AIS (Automatic Identification System) is a compulsory vessel tracking system fitted to all commercial vessels and voluntarily by many other vessels and assets. This data is transmitted via radio signals, and therefore allows any external observer to see a vessel’s position, course, and speed, as well as a whole host of other data. Using a combination of terrestrial receivers and satellite networks, it is now possible to obtain detailed live and historical insight into vessel movements almost worldwide.
AIS data is often available very quickly following an incident and can lead to powerful operational insight. Waves Group regularly source, interpret and display historical AIS data in a number of ways, such as with static positions overlaid onto maritime charts and/or satellite imagery, 2D video reconstruction and full 3D visualisation. We have developed links with all of the major AIS data providers, so we can focus on getting the best data available for our client’s particular needs.
Waves Group regularly provide:
- Single or multi vessel AIS historical tracks, plotted onto digital maritime charts and/or satellite imagery as appropriate
- Incorporation of AIS data into larger scale reconstructions, such as from VDR or ECDIS data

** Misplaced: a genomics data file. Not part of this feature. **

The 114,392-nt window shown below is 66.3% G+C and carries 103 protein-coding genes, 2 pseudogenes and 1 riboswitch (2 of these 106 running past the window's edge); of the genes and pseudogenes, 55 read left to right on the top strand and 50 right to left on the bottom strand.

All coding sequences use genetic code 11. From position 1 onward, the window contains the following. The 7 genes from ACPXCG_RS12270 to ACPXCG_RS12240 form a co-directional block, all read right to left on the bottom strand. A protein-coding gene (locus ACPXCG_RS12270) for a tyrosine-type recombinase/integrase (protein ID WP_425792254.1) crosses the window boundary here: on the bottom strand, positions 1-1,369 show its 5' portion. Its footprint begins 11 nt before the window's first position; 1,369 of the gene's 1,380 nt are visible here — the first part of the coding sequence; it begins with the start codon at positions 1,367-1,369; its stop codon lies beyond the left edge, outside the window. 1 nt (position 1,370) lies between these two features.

- Port/berth use monitoring, such as for business interruption claims
- Time/area search – identify which vessels were in a particular location at a particular time
All of the above can be provided as a standalone service or as part of our wider consultancy and expert witness offering.
AIS data on a large scale allows remote tracking of the world’s fleets and empowers many fleet management solutions. Waves Group have wide experience of the application and use of such systems and are able to provide detailed consultancy services for development.
AIS is also a key component of many big data applications in maritime, including insurance underwriting algorithms. Waves Group provide consultancy services giving operational insight into the issues surrounding maritime data collection. AIS data viewed in isolation may often be misleading. Understanding the operational circumstances surrounding the data acquisition can lead to far greater clarity and data accuracy.
For more information about AIS data please contact firstname.lastname@example.org.